• a shareholder of an RRG failed to tell its accountant of various restrictions applicable to its RRG stock, and experienced a painful balance sheet "hit" when the stock restrictions were accounted for correctly.

    In each of these "real-world" situations, the disclosure document, including the Articles of Incorporation and By-laws of the RRG, provided the basis for resolving the issue quickly, in favor of and without loss to the RRG.

    Recommended Disclosures in the Offer or Sale of Interests in an RRG

    The reasons for a disclosure document are compelling in the case of most RRGs, due to the somewhat unusual nature of a typical RRG structure. Examples of unusual restrictions raised by many start-up RRGs' structures include an absolute restriction on transfer of the ownership interest, a minimum commitment to buy insurance for several years, a restriction on the return to the owner-insured of its capital investment after termination of insurance (perhaps an additional 5 years), and a right of setoff against capital for unpaid premiums or deductibles. If these restrictions are not carefully disclosed "up front," the consequences could range from an unhappy insured to significant liability for the RRG and its organizers.

    We recommend that the RRG provide a potential investor-insured with a written description of the insurance program and the nature of the investment in the RRG. The investor should be required to execute a participation agreement, in which the investor affirms that it has received and reviewed the written disclosure and has had an opportunity to request additional information from the RRG.

    No two RRGs are alike; the appropriate disclosures differ as well. Generally, the disclosures should cover, at a minimum:

    • that the RRG was formed under the LRRA, and as such is subject to only limited regulation other than regulation by its state of domicile;

    • that any person insured by the RRG must purchase an ownership interest in the RRG and execute a subscription/participation agreement;

    • the price per share or investment unit in the RRG, the minimum amount of investment and a statement that sales of interests in the RRG are exempt from federal and state securities registration requirements;

    • a description of the RRG's business plan, including the types of coverage provided to insureds, reinsurance arrangements, governance of the company, use of the insureds' investment to meet capital and surplus requirements, and relationships with affiliated entities and the RRG's captive management company;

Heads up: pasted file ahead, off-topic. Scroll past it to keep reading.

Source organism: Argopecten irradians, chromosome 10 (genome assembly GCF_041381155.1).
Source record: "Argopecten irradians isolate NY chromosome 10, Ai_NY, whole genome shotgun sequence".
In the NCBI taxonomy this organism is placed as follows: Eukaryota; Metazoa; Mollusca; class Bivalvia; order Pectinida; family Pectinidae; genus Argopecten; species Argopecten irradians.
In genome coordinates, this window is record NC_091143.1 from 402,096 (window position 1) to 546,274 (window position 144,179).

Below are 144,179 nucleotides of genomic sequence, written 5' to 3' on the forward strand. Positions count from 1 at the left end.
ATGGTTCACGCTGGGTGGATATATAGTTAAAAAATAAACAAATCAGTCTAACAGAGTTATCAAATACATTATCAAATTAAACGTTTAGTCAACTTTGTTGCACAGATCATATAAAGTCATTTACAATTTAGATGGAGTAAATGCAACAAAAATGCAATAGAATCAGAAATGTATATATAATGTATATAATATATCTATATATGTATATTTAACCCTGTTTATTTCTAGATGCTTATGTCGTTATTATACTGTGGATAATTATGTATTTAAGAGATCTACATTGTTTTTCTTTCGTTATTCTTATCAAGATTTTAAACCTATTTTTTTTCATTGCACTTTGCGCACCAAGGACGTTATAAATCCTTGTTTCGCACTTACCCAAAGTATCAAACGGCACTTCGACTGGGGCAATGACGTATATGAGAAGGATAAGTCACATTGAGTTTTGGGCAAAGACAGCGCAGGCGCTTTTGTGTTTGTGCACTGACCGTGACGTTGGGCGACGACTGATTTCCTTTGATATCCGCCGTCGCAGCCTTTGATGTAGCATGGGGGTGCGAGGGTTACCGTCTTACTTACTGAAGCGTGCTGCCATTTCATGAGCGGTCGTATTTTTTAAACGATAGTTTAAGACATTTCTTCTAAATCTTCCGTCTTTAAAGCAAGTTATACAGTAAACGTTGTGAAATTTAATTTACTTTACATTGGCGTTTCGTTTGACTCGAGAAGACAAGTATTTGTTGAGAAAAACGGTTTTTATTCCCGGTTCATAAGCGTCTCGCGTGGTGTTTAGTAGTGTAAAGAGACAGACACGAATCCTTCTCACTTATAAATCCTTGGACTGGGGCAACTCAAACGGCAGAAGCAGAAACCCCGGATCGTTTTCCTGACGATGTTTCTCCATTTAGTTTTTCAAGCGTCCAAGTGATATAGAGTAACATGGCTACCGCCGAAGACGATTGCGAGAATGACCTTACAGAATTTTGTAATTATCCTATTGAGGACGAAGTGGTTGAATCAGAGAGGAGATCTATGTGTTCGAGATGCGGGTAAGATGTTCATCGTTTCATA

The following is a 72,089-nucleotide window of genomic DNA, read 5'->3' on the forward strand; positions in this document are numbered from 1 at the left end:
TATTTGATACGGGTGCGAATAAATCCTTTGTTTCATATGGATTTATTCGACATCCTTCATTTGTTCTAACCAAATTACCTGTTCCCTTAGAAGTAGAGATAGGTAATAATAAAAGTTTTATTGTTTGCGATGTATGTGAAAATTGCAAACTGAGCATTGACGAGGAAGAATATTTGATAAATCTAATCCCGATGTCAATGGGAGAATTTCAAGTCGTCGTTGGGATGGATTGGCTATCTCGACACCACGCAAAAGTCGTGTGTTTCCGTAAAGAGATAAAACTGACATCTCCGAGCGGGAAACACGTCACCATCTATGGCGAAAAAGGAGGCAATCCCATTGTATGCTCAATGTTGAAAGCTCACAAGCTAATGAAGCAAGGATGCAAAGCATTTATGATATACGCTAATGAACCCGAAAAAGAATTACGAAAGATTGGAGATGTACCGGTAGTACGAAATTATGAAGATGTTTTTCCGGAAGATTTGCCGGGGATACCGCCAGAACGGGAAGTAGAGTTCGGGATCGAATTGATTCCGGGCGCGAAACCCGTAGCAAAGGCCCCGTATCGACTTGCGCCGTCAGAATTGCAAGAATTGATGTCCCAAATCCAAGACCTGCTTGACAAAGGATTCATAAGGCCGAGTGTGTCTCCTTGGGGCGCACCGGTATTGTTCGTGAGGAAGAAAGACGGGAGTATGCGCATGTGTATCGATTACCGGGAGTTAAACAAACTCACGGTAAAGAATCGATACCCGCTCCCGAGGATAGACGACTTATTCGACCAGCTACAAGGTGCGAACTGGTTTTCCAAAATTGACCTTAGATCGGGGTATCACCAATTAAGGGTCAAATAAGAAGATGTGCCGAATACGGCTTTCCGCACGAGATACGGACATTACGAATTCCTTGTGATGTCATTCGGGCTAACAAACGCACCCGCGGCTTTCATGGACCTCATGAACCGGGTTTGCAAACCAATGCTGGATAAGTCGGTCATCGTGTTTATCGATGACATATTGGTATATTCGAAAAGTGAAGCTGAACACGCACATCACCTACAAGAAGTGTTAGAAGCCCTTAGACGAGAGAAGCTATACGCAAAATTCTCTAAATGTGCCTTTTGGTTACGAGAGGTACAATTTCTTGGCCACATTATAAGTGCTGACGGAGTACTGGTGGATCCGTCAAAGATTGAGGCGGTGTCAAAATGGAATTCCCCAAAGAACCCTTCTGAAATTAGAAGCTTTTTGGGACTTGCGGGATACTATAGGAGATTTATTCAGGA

• minimum term of investment by insureds, restrictions on transfers of interests by insureds, the RRG's rights to repurchase equity interests, and any restrictions on the insured's rights to terminate the investment;

    • business risks, including such risks as lack of operating history and experience of directors and officers in the insurance business, dependence upon access to reinsurance, and risks of losses in excess of reserves leading to potential loss of investment.

    The disclosure document should also cover the following:

    • general terms for insurance, including claims-made or occurrence-based coverage, exclusions, premium payment requirements, rights to defense or indemnification, and renewal and termination terms;

    • policies with regard to payment of policyholder dividends or premium credits, and distributions of net assets on liquidation of the company;

    • claims adjustment procedures and administration of the RRG;

    • unavailability of insurance insolvency guaranty funds;

    • federal income tax treatment of the RRG as an "insurance company" taxable under subchapter L of the Internal Revenue Code of 1986, with the recommendation that investors seek qualified advice as to the income tax ramifications of their investment;

    • general investment policy to be followed.

    These disclosures should be modified as a particular program matures, and a periodic review should be conducted to be sure program changes are incorporated.


    An RRG benefits significantly from limited state regulation of its insurance program and the exemption from federal and state securities laws. These exemptions make it easier to establish an insurance program, but they will not insulate the RRG or its organizers from liability for sloppy business practices or for unexpected business events. Careful and full disclosure to potential investor-insureds up front will help assure good relations between the RRG and its insureds over the long run.